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Author: Subject: What is the difference between flash chromatography and dry chromatography?
wg48temp9
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[*] posted on 6-3-2021 at 04:19
What is the difference between flash chromatography and dry chromatography?


I have looked up what the difference between dry vacuum chromatography and flash chromatography is. Apparently the only significant difference in the apparatus is the column in dry chromatography is packed dry with some compression. Do I have that correct ?

So given the same amount (mass) and type of the stationary phase with identical column diameters and solvent, the separation with both will be very similar. Is that correct?




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[*] posted on 6-3-2021 at 07:40


Quote: Originally posted by wg48temp9  
dry chromatography is packed dry with some compression.


How to pack probably depends a lot on the silica gel available and the difficulty of separation. The original lit. speaks of this "cheaper" TLC-mesh gel. Maybe it was all fines from making larger sizes then. Probably became more expensive and hard to find quick. Especially without additives. Maybe if you own a ball mill...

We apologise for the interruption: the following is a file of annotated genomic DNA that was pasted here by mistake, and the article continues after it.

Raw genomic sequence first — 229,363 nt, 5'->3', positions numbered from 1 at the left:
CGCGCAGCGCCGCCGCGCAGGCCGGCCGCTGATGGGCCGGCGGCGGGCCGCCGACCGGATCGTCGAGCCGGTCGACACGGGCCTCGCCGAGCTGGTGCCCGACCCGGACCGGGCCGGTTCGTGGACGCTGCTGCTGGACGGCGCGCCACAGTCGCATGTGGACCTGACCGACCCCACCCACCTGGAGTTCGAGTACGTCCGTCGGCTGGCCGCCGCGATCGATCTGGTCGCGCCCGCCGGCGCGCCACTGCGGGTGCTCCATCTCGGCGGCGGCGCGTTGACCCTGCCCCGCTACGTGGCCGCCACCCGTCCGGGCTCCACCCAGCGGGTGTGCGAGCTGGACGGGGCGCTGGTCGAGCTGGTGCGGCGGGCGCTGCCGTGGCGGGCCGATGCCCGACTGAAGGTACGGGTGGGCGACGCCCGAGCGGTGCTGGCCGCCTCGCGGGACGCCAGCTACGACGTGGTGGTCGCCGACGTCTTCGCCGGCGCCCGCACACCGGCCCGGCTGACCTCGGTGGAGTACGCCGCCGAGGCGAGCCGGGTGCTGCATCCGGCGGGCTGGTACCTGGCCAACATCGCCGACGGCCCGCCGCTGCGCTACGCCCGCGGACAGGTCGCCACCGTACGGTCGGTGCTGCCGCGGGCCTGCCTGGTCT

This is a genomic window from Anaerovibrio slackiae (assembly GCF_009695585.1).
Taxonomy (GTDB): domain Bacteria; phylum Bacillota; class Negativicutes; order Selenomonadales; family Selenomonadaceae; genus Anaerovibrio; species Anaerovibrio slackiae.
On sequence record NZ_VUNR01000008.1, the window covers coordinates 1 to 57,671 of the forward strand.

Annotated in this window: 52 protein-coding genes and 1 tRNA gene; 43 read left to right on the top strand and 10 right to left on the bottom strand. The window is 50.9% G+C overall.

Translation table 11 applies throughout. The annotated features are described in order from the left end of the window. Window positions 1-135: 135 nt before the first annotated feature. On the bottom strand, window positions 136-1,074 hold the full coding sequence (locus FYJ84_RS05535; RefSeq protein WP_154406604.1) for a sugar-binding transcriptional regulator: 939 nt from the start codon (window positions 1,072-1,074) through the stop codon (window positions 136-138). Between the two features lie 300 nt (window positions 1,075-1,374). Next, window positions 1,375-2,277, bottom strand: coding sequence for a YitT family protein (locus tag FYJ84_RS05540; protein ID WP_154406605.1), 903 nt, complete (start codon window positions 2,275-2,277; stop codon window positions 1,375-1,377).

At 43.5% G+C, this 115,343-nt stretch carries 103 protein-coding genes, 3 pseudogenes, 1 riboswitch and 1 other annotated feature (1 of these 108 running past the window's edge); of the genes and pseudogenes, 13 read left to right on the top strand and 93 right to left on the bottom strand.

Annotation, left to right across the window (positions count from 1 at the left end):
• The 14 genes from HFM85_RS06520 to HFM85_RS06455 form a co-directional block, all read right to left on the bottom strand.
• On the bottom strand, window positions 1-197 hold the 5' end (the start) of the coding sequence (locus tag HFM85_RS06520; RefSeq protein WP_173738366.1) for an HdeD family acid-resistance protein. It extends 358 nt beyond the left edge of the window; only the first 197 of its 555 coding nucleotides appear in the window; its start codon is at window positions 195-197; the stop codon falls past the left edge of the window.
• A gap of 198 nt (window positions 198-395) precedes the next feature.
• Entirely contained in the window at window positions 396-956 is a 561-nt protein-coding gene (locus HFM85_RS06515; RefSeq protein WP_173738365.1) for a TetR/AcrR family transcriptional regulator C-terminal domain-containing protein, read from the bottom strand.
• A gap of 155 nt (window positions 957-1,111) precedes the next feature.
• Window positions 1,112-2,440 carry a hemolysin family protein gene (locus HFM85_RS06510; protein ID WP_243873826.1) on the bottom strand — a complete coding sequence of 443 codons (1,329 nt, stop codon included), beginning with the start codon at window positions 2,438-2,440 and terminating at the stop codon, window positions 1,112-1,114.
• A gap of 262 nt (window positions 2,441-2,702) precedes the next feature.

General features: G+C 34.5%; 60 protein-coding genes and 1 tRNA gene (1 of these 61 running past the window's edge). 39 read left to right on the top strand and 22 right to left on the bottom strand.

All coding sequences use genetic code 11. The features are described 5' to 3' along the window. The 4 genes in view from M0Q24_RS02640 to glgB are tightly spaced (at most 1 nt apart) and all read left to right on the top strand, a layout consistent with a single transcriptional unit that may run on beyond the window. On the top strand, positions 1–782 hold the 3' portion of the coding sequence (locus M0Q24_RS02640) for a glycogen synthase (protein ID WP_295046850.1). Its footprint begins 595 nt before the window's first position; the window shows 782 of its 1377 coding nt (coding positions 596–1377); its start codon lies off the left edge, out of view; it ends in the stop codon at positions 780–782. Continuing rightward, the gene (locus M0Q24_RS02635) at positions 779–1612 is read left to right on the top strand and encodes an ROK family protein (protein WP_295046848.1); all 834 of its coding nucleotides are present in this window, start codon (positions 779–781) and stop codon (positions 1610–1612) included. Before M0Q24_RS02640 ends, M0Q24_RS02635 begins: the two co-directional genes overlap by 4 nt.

There's many ways to do column chromatography. The only difference is the column is run dry, since pressure was never a requirement for other forms.

https://www.erowid.org/archive/rhodium/chemistry/index.html

the chromatography section




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[*] posted on 6-3-2021 at 08:11


The way that I typically set up a column is I first add the amount of silica gel that I want to use. Then I add enough solvent to the column to make a slurry of the silica, and shake it until it has all become a nice slurry. Then I let it rest for a few minutes to equilibrate and let the solvent soak into the silica gel (this is important because otherwise you’ll get a lot of air bubbles). Finally I apply compressed air to finish compacting the column and push out any excess solvent until the top of the silica is exposed but not dry. Then I add my sample as a solution in as low of a polarity of solvent as it is readily soluble in, and gently apply compressed air until it is loaded onto the column (once again, the top of the silica should be exposed but still moist). Then I add a little sand and carefully pour in the first round of eluent, and it’s ready to run.



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